President Donald Trump has said he will decide by May 12 whether the United States will stay in -- or withdraw from -- the Joint Comprehensive Plan of Action, the nuclear deal negotiated by the European Union, the five permanent members of the Security Council along with Germany, and Iran. The President regards the deal as deeply flawed, and insists that it must be fixed, not only to address its shortcomings concerning Iran’s nuclear program, but also to counter Iran’s increasingly malign and destabilizing behavior.
On his first visit to the Middle East as Secretary of State, Mike Pompeo was clear about what that behavior entails, as he spoke to reporters after his meetings with leaders in Saudi Arabia, Amman, and Tel Aviv:
“[Iran] supports proxy militias and terrorist groups…It is an arms dealer to the Houthi rebels in Yemen, and Iran conducts cyber hacking campaigns. It supports the murderous Assad regime as well.”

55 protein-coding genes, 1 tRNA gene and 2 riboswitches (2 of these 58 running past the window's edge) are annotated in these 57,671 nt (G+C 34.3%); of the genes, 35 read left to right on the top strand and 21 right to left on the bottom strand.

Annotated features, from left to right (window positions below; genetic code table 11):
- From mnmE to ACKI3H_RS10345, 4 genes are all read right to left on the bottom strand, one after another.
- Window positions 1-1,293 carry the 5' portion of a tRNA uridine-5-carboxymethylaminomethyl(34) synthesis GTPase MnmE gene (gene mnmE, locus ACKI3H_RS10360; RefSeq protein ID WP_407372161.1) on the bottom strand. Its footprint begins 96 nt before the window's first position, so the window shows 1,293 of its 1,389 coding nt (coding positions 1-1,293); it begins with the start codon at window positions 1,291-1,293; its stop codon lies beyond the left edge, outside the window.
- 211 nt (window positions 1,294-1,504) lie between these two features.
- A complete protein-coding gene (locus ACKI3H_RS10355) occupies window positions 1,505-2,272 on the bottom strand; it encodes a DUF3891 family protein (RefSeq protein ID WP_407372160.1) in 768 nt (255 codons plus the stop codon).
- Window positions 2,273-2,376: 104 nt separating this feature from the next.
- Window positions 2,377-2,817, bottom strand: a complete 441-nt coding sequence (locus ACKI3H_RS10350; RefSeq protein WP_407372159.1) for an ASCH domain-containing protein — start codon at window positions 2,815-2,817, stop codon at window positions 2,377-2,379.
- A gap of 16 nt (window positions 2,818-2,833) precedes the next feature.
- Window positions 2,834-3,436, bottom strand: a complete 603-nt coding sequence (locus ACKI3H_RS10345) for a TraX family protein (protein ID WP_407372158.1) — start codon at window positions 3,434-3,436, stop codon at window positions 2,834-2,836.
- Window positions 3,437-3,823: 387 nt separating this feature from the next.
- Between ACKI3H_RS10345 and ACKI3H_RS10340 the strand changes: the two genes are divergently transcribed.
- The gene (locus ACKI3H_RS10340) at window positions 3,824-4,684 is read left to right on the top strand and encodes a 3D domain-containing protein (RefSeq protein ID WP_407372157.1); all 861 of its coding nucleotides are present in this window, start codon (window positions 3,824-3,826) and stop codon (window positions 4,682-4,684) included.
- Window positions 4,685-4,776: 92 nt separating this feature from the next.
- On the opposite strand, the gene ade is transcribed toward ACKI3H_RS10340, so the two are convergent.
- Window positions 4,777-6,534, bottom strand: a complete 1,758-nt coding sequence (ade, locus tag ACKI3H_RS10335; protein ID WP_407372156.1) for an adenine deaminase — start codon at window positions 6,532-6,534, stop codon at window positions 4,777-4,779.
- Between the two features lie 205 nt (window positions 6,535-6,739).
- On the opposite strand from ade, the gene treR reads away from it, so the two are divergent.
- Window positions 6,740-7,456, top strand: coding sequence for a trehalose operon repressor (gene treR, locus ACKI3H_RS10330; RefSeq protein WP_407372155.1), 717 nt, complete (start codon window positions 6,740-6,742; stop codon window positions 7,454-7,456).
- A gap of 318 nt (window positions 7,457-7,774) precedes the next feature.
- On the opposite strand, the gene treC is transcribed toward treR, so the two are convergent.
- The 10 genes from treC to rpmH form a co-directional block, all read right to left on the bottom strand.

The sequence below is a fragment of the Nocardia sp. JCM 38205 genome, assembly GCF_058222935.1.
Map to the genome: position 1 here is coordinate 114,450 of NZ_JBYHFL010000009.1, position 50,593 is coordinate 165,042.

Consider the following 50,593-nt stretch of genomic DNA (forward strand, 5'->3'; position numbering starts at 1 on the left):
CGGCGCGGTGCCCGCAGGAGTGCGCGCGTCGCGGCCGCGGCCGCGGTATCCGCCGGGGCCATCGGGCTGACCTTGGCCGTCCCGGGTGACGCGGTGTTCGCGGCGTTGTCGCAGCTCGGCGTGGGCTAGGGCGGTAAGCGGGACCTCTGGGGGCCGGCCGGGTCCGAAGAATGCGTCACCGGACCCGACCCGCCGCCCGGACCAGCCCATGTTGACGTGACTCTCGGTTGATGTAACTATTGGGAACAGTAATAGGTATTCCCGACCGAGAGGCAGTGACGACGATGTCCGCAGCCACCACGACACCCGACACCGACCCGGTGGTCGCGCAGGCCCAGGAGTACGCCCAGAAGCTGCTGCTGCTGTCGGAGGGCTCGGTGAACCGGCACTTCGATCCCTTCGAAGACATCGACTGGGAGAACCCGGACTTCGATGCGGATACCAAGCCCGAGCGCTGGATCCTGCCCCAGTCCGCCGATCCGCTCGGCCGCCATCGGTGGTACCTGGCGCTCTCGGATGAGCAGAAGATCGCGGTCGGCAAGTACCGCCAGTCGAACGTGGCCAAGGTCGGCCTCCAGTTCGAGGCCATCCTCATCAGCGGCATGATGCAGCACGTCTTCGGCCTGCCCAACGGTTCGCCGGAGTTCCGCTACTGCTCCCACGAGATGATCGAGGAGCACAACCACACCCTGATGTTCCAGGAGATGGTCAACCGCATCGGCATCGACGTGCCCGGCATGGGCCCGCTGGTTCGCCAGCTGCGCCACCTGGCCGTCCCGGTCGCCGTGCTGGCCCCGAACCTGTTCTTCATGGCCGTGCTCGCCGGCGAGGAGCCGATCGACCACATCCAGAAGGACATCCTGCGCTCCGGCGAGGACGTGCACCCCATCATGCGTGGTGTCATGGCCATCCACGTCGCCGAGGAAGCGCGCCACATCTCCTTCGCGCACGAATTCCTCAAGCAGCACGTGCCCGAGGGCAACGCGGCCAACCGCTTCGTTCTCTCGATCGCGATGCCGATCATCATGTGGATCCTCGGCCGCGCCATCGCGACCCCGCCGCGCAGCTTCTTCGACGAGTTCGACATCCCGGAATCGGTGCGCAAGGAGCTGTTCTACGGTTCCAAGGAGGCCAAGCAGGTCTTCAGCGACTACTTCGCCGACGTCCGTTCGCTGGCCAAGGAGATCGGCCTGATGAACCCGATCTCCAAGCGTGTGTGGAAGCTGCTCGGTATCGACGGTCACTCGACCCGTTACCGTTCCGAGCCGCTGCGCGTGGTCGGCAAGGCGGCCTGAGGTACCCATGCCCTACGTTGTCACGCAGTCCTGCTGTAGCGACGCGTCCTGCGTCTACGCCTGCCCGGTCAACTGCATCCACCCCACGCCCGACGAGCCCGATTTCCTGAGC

Secretary Pompeo declared that the United States will no longer neglect “the vast scope of Iran’s terrorism:”
“It is indeed the greatest sponsor of terrorism in the world, and we are determined to make sure it never possesses a nuclear weapon. The Iran deal in its current form does not provide that assurance.”
Secretary Pompeo said no decision on the nuclear deal has yet been made, and that the United States “will continue to work with our European allies to fix that deal; but,” he noted, “if a deal cannot be reached, the President has said that he will leave.”
Iran’s ambition is to dominate the Middle East, Secretary Pompeo said. The United States, however, supports the right of its allies to defend themselves from the threats emanating from Tehran, and will work closely with its allies in the region “in countering these threats and rolling back the full range of Iranian malign influence.”